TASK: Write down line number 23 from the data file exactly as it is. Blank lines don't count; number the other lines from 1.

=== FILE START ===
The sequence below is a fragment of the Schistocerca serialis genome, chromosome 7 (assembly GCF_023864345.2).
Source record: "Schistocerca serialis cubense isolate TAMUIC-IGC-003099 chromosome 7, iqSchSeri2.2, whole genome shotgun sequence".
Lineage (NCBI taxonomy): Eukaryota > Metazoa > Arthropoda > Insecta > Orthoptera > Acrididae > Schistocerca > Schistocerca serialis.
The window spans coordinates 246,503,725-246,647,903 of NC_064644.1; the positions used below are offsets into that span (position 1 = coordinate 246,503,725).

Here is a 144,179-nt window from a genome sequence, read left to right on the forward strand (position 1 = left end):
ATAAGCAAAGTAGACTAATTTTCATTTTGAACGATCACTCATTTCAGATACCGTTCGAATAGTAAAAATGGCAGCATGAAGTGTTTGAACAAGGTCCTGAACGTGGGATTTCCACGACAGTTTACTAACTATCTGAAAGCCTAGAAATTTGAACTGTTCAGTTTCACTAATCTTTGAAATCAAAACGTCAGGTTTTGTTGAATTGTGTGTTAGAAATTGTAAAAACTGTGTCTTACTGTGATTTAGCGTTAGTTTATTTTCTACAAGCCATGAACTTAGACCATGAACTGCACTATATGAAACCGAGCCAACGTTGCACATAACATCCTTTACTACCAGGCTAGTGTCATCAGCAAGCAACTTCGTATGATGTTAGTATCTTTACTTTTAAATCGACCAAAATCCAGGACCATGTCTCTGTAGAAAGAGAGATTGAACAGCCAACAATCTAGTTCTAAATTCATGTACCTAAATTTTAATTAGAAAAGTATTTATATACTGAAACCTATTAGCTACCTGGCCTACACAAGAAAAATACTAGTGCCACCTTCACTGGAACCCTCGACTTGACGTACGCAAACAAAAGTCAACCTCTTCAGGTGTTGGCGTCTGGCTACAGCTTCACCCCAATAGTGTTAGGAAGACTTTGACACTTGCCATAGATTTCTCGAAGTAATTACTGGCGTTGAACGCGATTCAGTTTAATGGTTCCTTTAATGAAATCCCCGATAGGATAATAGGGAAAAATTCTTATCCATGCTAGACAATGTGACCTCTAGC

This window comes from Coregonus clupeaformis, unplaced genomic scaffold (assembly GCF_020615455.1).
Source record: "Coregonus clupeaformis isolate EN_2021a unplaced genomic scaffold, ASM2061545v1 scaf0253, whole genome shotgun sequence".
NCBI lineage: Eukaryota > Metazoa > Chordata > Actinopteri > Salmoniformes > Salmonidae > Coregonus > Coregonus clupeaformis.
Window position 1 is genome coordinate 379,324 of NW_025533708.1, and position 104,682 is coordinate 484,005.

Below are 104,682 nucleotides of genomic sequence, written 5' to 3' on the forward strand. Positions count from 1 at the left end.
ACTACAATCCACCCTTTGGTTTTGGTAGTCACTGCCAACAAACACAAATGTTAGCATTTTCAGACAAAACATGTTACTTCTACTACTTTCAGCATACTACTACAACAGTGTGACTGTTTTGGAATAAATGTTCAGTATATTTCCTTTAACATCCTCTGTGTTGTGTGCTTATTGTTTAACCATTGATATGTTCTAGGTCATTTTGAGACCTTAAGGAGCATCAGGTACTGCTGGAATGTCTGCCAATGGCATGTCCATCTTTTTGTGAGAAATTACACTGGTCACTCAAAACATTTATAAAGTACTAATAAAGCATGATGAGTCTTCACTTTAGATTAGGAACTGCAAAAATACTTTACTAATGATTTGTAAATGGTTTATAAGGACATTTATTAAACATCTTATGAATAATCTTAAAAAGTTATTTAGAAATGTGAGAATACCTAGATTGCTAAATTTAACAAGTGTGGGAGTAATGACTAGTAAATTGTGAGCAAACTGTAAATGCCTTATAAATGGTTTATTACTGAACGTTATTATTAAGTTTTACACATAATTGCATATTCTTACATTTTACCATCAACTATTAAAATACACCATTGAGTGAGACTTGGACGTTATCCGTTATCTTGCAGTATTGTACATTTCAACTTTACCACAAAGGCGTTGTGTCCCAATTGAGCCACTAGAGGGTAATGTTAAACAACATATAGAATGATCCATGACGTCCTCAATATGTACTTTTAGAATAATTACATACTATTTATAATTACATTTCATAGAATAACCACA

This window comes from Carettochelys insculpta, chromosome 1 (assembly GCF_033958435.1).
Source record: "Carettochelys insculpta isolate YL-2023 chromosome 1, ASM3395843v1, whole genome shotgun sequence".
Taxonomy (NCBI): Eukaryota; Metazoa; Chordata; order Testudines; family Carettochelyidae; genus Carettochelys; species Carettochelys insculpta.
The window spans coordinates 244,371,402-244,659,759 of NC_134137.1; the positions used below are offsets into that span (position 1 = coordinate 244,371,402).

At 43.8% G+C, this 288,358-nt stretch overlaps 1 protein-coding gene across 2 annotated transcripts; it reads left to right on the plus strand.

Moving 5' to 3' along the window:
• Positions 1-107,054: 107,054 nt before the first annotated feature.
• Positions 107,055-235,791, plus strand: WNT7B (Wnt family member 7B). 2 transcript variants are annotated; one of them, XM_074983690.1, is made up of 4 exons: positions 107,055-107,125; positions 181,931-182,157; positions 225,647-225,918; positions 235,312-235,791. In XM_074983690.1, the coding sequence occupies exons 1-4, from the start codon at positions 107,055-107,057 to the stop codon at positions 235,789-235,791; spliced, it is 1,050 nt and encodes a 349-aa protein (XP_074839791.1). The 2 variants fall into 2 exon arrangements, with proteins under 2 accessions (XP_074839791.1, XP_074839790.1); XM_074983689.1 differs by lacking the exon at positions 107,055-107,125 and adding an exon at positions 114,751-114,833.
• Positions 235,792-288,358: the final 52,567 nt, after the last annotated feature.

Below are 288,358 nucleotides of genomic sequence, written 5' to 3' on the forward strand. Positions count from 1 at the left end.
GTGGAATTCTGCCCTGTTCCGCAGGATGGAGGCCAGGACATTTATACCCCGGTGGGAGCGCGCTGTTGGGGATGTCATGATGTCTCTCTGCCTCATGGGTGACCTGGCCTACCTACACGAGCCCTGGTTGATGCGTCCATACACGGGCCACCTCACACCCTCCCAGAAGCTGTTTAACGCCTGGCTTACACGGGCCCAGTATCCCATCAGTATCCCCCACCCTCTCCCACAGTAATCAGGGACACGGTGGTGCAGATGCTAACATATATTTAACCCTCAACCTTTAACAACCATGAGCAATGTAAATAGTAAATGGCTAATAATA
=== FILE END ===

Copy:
GTGGAATTCTGCCCTGTTCCGCAGGATGGAGGCCAGGACATTTATACCCCGGTGGGAGCGCGCTGTTGGGGATGTCATGATGTCTCTCTGCCTCATGGGTGACCTGGCCTACCTACACGAGCCCTGGTTGATGCGTCCATACACGGGCCACCTCACACCCTCCCAGAAGCTGTTTAACGCCTGGCTTACACGGGCCCAGTATCCCATCAGTATCCCCCACCCTCTCCCACAGTAATCAGGGACACGGTGGTGCAGATGCTAACATATATTTAACCCTCAACCTTTAACAACCATGAGCAATGTAAATAGTAAATGGCTAATAATA